iPSC Technology Hub
PIs: Mriganka Sur; Rudolf Jaenisch
The Simons Center iPSC Tech Hub is home to the generation, differentiation, and characterization of stem cell-based disease models, specifically related to autism spectrum disorders. The facility provides the resources to follow the steps from cell line generation to characterization at molecular, cellular, and physiological levels. It is comprised of state-of-the-art equipment that includes a stem cell tissue culture facility, an electrophysiology rig with fluorescent imaging capabilities, an epifluorescence microscope, and dedicated laboratory bench-top space and storage.
Current and ongoing usage of the facility includes the generation and characterization of isogenic neuronal lines derived from Rett Syndrome patients, in addition to the physiological characterization of neuronal lines derived from Phelan McDermid patients. Such lines are developed using a variety of protocols to generate different neuronal cell lines and are further characterized via whole-cell patch clamping, multi-electrode array-based extracellular recording, immunocytochemistry, and gene/protein expression analyses. Using such a variety of techniques, we aim to gain a deeper understanding of the neuronal mechanisms–both functional and molecular–at hand, with respect to Rett Syndrome.
Mouse Behavior Technology Hub
PI: Guoping Feng
The SCSB Mouse Behavior Tech Hub has two main goals: (1) to develop a facility in which investigators can examine autism-like behaviors in mice, (2) to develop cutting-edge technologies to facilitate better behavioral analysis of animal models for ASD. The facility is open to all SCSB investigators, and is also providing initial training for students and postdoctoral fellows who wish to use the facility.
The SCSB Mouse Behavior Tech Hub is equipped with the main behavioral test setups needed to characterize multiple aspects of social behavior in general, and more specifically in the field of autism spectrum disorders. These including three chamber test for social interaction, elevated zero maze for anxiety, video analysis for repetitive behavior and an ultrasonic vocalization recording and analysis system, enabling the detection and analysis of social communication in mice. Additionally, The SCSB Mouse Behavior Tech Hub is also working on developing a new automated behavior analysis platform.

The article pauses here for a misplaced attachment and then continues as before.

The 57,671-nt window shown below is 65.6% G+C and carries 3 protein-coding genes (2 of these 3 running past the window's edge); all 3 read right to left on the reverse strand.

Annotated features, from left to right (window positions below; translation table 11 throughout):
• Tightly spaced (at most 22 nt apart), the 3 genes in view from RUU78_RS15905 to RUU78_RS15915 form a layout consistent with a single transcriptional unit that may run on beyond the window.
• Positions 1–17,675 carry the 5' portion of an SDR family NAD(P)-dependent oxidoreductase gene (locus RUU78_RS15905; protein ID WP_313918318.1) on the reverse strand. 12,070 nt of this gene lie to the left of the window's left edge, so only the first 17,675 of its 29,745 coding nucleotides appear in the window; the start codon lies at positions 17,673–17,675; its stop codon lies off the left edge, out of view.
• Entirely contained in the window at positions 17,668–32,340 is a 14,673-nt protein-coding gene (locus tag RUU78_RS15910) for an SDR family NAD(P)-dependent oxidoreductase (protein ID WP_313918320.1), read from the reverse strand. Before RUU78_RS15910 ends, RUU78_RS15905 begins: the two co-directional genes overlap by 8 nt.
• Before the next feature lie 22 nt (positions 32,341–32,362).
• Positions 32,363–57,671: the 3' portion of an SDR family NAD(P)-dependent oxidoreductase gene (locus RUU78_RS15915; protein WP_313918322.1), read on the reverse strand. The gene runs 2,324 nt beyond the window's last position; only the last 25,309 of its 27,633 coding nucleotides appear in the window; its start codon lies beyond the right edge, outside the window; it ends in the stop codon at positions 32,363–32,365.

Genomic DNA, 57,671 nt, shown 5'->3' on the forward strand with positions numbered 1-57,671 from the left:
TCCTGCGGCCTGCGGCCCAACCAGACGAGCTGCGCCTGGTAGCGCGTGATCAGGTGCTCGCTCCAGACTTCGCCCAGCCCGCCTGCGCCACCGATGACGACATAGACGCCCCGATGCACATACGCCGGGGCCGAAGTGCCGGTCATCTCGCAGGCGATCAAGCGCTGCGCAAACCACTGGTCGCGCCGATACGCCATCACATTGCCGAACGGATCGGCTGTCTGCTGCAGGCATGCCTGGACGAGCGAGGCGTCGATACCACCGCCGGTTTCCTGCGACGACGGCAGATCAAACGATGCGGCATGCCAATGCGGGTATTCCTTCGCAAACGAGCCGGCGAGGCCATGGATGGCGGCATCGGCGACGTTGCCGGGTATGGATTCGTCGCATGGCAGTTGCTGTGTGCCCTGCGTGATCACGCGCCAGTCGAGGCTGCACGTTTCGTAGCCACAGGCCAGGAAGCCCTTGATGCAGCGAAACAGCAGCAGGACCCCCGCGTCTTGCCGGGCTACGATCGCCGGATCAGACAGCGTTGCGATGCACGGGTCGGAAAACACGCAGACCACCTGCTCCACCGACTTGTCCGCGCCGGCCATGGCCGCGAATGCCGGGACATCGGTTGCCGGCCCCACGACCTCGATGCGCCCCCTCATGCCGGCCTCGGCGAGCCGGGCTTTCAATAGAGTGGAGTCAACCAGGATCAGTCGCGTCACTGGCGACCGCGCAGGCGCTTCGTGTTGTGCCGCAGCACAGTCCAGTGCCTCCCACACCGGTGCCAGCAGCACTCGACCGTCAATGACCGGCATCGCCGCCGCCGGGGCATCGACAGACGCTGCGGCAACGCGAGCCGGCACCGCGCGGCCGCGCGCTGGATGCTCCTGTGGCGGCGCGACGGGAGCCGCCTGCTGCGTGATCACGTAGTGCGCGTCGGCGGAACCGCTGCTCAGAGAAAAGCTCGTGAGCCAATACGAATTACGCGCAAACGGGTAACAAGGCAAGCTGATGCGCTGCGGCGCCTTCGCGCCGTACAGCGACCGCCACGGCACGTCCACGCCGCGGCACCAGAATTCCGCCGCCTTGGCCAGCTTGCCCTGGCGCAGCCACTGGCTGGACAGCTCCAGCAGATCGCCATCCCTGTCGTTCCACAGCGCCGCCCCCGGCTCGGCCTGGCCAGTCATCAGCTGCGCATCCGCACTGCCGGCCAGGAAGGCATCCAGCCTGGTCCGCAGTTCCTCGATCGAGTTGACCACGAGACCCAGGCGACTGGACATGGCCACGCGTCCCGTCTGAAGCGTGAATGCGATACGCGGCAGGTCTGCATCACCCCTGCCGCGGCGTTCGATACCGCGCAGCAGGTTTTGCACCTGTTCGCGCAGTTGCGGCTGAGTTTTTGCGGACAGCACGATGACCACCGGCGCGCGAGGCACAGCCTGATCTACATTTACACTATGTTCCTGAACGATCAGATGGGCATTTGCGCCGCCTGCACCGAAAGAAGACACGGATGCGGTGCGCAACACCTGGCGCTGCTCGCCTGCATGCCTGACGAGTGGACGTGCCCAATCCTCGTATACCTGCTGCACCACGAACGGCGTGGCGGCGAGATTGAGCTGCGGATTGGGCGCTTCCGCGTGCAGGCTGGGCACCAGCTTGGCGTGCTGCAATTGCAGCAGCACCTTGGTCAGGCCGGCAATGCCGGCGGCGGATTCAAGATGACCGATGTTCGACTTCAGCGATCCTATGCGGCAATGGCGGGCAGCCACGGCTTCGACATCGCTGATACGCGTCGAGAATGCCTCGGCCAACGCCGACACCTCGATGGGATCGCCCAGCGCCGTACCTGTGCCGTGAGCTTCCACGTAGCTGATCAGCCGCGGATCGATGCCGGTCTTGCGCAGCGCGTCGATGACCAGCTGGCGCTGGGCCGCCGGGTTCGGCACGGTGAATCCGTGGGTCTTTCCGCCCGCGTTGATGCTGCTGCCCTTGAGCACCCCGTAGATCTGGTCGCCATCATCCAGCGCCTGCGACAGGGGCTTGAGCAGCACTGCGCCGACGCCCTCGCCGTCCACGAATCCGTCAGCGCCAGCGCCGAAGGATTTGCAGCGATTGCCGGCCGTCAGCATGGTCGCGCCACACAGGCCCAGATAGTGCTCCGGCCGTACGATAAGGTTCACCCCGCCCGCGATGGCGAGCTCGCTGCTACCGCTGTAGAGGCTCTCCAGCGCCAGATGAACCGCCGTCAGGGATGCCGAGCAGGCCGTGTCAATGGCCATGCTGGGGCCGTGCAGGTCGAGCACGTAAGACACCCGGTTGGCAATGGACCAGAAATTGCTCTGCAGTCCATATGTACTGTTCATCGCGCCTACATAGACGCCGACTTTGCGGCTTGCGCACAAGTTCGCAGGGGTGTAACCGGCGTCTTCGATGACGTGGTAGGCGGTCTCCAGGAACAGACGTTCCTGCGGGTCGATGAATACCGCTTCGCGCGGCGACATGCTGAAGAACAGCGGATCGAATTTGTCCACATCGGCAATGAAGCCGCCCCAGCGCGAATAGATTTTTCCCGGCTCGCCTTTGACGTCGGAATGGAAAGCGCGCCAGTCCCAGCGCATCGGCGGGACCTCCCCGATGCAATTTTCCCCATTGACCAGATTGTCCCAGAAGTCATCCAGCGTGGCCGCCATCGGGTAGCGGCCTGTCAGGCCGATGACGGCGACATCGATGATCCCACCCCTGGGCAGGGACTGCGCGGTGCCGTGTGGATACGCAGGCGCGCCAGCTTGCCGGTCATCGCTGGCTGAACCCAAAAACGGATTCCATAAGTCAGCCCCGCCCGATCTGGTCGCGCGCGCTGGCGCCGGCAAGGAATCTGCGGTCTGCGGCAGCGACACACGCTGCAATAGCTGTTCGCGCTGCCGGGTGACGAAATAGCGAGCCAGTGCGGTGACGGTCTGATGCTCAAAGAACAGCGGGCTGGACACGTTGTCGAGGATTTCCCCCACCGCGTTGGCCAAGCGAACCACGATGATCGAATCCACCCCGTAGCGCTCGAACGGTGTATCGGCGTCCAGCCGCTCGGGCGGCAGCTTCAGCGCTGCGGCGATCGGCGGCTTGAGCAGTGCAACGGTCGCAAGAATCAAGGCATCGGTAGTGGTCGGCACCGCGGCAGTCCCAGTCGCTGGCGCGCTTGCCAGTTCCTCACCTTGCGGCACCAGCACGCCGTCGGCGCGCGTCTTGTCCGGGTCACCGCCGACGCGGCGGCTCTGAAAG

Together, the behavioral tests and technologies in the SCSB Mouse Behavior Tech Hub provide a research platform for the screening and profiling of experimental mouse models for autism and neurodevelopmental disorders.
Near-Infrared Spectroscopy Technology Hub
PI: Rebecca Saxe
Near-infrared spectroscopy (NIRS) is a technology that measures the absorption of near-infrared light by brain tissue. Near-infrared light is particularly well-absorbed by blood, in comparison to other biological tissues, so measuring changes in light absorption over time allows researchers to track changes in blood flow related to neural activity, much like functional magnetic resonance imaging. Though similar to fMRI, NIRS has some advantages, especially in the realm of developmental cognitive neuroscience where researchers would like to understand the functional properties of the infant brain. Participants in fMRI research must remain, isolated and motionless, inside the scanner while data is collected. In contrast, the NIRS systems like the one in our technology hub involve placing a cap with light emitters and detectors on the participant’s head. In the case of infants, this means that they can sit on their parents’ laps with some freedom of motion while they participate in our studies.
Our NIRS hub consists of a TechEn CW6 system with optodes designed specifically for use with infants 2 to 12 months in age, as well as TechEn’s associated HOMER2 software for data analysis and anatomical registration. The goal of this technology hub is to allow the social neuroscientists affiliated with the Simons Center for the Social Brain to apply their substantial neuroimaging expertise to better understand the development of the neural systems that support social cognition and behavior. Initial studies at this new hub will focus on characterizing the typical development of brain regions that process and produce social behavior, with the hope that this basic understanding will provide a useful guide for future research on how typical social cognition can be disrupted.